As I got older our family grew. No, my mom didn’t have more kids. But, my siblings and I made friends. An abundance of my friends didn’t have the easiest home life, or they struggled in some way. As I would come home as express my concern about them, to my mom, she always suggested inviting them over for waffles.


Even now, in my adult life, I am always extending an invitation for waffles. Although I’ve lived away from home for years, there is no problem that can’t be solved by Bonus Dad’s Waffles, and Mom’s Buttermilk Syrup.


It all started when a boy was 15 years old. It was his turn to make dinner, so he picked out a recipe from the Better Homes and Gardens recipe book. It just so happened to be waffles. Little did that 15-year-old boy know, he would gain me as a daughter. And with the help of my mom, it would create a lasting tradition and a safe house for many.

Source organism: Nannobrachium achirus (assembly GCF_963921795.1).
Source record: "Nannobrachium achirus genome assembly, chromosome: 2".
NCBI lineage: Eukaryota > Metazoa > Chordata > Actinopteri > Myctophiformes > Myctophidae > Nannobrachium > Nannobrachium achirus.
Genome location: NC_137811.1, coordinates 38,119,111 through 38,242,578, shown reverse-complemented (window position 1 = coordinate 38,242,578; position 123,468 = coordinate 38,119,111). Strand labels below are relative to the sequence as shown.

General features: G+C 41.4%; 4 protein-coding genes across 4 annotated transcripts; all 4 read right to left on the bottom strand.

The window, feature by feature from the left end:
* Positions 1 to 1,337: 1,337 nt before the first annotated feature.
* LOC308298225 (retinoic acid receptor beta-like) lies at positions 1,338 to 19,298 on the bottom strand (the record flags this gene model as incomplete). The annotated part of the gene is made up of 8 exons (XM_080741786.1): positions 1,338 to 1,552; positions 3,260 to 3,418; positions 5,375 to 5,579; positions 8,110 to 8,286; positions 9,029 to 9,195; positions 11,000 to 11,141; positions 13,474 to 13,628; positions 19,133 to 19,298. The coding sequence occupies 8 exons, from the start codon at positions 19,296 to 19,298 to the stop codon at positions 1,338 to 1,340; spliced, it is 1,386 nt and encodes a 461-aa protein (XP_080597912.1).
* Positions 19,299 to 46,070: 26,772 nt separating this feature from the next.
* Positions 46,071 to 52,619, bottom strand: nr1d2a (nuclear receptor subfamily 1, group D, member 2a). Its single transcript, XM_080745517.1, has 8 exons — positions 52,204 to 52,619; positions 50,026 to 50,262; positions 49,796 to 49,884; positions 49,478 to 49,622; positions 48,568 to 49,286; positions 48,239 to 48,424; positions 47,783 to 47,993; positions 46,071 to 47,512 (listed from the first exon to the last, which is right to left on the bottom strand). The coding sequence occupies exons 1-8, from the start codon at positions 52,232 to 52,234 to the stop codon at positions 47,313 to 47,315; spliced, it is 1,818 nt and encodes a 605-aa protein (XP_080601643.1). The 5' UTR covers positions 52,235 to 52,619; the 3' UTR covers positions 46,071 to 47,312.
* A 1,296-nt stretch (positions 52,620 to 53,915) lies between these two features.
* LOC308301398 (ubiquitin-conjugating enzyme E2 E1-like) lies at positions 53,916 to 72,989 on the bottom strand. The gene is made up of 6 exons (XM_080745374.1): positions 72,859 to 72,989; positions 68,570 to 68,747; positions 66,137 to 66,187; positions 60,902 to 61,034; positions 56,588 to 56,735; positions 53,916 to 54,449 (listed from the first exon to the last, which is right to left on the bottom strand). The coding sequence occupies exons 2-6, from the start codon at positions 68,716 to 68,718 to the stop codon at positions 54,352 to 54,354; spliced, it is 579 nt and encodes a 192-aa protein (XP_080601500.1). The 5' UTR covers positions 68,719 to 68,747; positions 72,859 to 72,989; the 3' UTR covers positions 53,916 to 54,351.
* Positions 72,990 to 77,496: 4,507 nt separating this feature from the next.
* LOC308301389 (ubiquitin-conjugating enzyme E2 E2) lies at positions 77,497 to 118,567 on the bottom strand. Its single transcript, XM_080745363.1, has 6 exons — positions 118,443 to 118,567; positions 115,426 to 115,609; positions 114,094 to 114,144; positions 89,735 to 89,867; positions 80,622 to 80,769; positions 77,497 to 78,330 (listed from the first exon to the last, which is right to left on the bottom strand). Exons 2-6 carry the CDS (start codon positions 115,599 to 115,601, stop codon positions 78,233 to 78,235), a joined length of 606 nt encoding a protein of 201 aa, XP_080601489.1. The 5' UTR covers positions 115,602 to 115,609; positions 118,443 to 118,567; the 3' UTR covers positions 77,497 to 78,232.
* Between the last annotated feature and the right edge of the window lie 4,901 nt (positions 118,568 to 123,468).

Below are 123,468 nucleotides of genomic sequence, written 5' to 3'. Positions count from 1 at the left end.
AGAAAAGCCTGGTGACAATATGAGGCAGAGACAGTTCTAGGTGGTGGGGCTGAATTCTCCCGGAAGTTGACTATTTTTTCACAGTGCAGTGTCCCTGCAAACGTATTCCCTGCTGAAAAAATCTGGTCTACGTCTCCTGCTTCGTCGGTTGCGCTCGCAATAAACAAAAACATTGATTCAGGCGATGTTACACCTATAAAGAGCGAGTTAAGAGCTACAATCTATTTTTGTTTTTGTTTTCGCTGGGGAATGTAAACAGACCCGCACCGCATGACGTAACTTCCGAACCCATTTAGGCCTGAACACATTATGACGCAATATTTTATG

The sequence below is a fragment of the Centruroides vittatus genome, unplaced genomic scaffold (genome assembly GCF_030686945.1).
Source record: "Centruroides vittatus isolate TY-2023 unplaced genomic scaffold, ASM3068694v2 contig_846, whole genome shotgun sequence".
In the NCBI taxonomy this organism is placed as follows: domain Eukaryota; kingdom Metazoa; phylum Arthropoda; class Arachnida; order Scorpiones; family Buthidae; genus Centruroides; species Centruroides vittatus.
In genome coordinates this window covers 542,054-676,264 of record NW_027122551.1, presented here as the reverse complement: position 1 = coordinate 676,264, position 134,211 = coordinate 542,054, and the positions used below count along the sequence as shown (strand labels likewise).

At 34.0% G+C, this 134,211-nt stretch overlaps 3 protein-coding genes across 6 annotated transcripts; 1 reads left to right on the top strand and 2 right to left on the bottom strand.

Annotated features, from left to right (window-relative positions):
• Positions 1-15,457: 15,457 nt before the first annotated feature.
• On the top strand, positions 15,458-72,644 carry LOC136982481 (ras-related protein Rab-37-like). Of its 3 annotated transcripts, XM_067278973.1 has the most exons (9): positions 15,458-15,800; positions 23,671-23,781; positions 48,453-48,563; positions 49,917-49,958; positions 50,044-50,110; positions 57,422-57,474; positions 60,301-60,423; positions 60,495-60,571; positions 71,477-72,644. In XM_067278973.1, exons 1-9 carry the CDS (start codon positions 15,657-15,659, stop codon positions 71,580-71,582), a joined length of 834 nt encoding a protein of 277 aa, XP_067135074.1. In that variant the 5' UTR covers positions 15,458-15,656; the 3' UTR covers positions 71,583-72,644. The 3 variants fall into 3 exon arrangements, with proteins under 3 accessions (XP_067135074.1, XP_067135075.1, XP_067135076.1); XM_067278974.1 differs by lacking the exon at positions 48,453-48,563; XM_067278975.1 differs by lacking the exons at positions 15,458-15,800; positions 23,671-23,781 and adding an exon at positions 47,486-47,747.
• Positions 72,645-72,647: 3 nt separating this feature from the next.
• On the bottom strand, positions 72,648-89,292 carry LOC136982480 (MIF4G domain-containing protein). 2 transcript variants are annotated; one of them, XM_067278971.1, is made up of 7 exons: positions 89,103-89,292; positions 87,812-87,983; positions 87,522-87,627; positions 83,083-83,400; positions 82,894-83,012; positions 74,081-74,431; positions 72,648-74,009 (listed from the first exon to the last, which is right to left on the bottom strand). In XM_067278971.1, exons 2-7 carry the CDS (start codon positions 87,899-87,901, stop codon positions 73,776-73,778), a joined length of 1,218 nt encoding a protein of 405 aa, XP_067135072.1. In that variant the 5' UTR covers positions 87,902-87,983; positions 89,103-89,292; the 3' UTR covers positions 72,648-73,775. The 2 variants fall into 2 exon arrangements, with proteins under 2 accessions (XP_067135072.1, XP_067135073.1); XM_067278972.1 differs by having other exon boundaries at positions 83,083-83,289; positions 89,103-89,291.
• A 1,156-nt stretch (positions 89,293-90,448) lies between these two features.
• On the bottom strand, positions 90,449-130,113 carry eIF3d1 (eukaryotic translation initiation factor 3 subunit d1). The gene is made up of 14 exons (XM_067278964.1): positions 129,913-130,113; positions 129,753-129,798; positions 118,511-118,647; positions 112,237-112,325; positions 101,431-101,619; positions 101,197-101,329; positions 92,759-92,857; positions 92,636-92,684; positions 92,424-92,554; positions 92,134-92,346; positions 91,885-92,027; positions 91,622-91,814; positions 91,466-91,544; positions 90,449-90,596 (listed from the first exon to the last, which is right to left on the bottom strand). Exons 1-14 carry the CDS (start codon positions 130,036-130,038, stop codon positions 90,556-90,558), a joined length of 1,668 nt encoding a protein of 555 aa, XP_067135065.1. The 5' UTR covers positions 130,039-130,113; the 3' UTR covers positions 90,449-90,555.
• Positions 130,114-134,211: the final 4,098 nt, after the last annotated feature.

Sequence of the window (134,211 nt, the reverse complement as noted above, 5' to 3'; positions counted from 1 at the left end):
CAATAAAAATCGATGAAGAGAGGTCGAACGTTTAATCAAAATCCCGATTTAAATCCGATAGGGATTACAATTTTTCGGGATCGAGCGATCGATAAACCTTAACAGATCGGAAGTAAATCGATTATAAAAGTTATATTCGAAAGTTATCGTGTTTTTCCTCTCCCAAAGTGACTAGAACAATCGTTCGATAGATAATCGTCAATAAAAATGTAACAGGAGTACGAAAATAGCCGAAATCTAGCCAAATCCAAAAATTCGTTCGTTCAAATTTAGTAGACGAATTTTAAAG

Bonus Dad’s Waffles (AKA ‘Oh Boy! Waffles’ from Better Home and Gardens Cookbook)

Mom’s Buttermilk Syrup (Six Sisters’ Stuff Blog)

Annily Hawks grew up in Coolidge/Florence, Arizona. She is a past FFA member, and Past State Officer and hopes to continue to give back to FFA in any way she can. Annily attends BYU-I online and is working toward majoring in Agriculture Education with a minor in journalism. She wants to one day become an agriculture teacher and FFA advisor. Annily also wants to help others get through loss and grief by writing on her own blog and hopefully one day she will write her own book. Her hobbies include photographing, reading, and being in the mountains.

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The Art of Mindful Eating: Slowing Down to Savor the Moment